Leaves You Shaken To The Core

CLASH (rating tbc) 2016 Egypt 97mins. Directed by Mohamed Diab, screenplay by Khaled Diab and Mohamed Diab, starring Nelly Karim, Hani Adel, El Sebaii Mohamed. 

Often when I begin to consider the merits of a film, one of the first questions I ask myself is ‘why did this film need to be made?’ It is a pleasure, when a film comes around every so often, for that question to be totally irrelevant. CLASH is one of these films.

Easily the best film you will watch set entirely in the back of a van, CLASH follows a group of Egyptian civilians, protestors and families all being held hostage in the back of a police truck during the riots of 2013 after the army toppled the newly elected Muslim Brotherhood government and declared martial law. Some are arrested for protesting, others simply for being caught up in the chaos at the wrong time, and over the course of the plot we see how these people from differing political and social backgrounds interact with one another.

But why is questioning the need for this film so irrelevant? Because as a culture in the west, we are bombarded on a daily basis with binary oppositions. From media, sport, culture, competition, the very basis of our society stems from this idea that there is ‘us’ and ‘them’. And indeed when we see reports of the crises in Egypt and the Middle East generally, we get this idea in our heads that there’s the ‘terrorists’ and the people fighting for ‘freedom’, and that’s all. In fact our whole concept of civil war depicted throughout a romanticised history gives us this concept that it is a nice clean split down the middle that causes such a conflict, and it is easy to know who is the good side and who is the bad. 

CLASH depicts better than any film I have seen how this is simply not the case. For a country to be so broken that it descends to civil war, and indeed to the decades of turmoil that have occurred in the Middle East, it is no simple binary opposition that causes this. It is in fact a splintering of a society to such an extreme magnitude, that you have people fighting in all directions until no one knows who’s on who’s side anymore. The chaos of this was depicted in such a raw and brutal fashion in CLASH, as we the audience were flung around the back of this van with these people, hopelessly trapped, it is genuinely eye opening just how terrifying this situation was for these people and indeed still is today in many similar parts of the world.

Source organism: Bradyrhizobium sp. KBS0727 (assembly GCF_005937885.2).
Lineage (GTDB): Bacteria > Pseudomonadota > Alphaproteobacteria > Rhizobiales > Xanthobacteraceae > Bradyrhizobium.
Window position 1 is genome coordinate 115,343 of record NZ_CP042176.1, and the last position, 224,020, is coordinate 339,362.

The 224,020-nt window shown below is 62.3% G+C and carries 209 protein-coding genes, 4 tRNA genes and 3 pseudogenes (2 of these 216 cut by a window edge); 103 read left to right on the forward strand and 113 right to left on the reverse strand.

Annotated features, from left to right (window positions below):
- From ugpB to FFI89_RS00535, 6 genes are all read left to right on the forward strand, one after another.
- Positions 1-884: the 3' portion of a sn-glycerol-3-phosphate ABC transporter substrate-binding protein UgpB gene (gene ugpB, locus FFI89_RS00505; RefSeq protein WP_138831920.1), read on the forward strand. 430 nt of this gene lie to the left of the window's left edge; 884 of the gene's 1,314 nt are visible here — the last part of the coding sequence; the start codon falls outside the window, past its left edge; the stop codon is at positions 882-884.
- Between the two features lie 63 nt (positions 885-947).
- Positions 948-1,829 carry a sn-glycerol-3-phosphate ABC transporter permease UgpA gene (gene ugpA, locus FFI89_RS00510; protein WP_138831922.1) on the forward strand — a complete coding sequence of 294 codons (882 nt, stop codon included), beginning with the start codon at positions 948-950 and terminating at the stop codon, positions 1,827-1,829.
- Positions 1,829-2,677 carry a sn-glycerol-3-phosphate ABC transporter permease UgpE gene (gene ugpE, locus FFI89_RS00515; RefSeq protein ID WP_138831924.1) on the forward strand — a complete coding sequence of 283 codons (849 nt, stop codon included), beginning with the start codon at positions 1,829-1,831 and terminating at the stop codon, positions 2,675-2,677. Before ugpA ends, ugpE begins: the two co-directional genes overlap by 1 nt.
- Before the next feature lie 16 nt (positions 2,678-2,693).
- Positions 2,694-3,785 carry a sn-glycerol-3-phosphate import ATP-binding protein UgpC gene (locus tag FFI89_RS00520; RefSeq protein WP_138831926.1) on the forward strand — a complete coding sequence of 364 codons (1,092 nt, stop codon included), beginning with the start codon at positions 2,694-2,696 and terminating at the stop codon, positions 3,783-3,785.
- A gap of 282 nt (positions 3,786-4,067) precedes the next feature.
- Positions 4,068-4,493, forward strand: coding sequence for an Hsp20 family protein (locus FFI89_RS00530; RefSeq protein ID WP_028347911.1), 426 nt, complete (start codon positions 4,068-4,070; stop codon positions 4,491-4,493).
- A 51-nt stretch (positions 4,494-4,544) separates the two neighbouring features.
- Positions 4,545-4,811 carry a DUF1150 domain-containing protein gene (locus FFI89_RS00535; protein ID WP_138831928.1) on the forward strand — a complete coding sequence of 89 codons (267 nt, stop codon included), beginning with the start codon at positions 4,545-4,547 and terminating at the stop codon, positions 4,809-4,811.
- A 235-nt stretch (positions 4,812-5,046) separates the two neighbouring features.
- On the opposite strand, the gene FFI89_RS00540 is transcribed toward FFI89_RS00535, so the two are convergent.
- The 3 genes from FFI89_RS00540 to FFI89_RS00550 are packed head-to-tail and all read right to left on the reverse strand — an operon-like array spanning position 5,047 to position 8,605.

This effect was helped hugely by the stellar film making involved in this production. The handheld camera-work which remained inside the van for the whole hour and a half was intense and visceral, you were unable to take your eyes off the screen for a moment. Coupled with some wonderful acting performances, particularly from Nelly Karim who played Nagwa, perhaps one of the best and most complete female portrayals I have seen on screen, this film made you empathise with the characters and story so strongly that it leaves you shaken to the core by the time the credits roll. 

Ralph Waldo Emerson famously once said that it was only the Ancient Greeks that got art ‘right’, referencing their synonymous understanding of art and politics, they simply could not conceive of one without the other. CLASH is a film that greatly resembles Greek tragedy, from its foreshadowing to its perfectly balanced comic relief, and indeed there is an ingenious portrayal of unity of action in the film, as over time we begin to understand more and more that all everyone wants in the back of that van and indeed outside it, is to heal their broken country. It would appear this was very much on the minds of Mohamed and Khaled Diab in the writing and direction of this film, and indeed a tragedy was perhaps the most powerful vehicle for them to get their central message across, which is that this situation as it stands for the people of Egypt is completely and utterly hopeless. 

There is so much more I could discuss and praise this film for, however as I said at the start this is a film that needed to be made, and indeed needs to be seen. So for the sake of that, I will simply say go and watch this film, and encourage others to do so too, because there is no film that can better educate us as westerners currently as to the utter chaos and hopelessness people in Egypt and indeed across the Middle East experience on a daily basis.

Ethan Corcoran

UK RELEASE DATE - 21st April 2017